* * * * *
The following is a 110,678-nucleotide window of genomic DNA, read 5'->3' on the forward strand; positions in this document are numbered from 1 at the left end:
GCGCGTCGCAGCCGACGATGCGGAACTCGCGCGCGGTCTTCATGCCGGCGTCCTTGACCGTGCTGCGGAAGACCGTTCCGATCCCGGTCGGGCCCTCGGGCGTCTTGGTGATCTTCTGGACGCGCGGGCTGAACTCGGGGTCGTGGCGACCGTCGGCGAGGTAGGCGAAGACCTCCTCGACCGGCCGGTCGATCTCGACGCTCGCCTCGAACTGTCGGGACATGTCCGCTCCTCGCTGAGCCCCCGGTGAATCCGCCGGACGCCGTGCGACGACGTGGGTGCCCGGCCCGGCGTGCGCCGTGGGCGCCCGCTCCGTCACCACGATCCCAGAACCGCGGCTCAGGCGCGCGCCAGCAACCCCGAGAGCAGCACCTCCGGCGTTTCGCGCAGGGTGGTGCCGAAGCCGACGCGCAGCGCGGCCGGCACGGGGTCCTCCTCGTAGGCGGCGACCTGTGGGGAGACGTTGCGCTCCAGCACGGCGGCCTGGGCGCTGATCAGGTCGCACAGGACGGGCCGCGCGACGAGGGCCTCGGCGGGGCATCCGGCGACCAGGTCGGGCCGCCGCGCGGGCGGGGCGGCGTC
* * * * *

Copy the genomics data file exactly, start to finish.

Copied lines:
The following is a 110,678-nucleotide window of genomic DNA, read 5'->3' on the forward strand; positions in this document are numbered from 1 at the left end:
GCGCGTCGCAGCCGACGATGCGGAACTCGCGCGCGGTCTTCATGCCGGCGTCCTTGACCGTGCTGCGGAAGACCGTTCCGATCCCGGTCGGGCCCTCGGGCGTCTTGGTGATCTTCTGGACGCGCGGGCTGAACTCGGGGTCGTGGCGACCGTCGGCGAGGTAGGCGAAGACCTCCTCGACCGGCCGGTCGATCTCGACGCTCGCCTCGAACTGTCGGGACATGTCCGCTCCTCGCTGAGCCCCCGGTGAATCCGCCGGACGCCGTGCGACGACGTGGGTGCCCGGCCCGGCGTGCGCCGTGGGCGCCCGCTCCGTCACCACGATCCCAGAACCGCGGCTCAGGCGCGCGCCAGCAACCCCGAGAGCAGCACCTCCGGCGTTTCGCGCAGGGTGGTGCCGAAGCCGACGCGCAGCGCGGCCGGCACGGGGTCCTCCTCGTAGGCGGCGACCTGTGGGGAGACGTTGCGCTCCAGCACGGCGGCCTGGGCGCTGATCAGGTCGCACAGGACGGGCCGCGCGACGAGGGCCTCGGCGGGGCATCCGGCGACCAGGTCGGGCCGCCGCGCGGGCGGGGCGGCGTC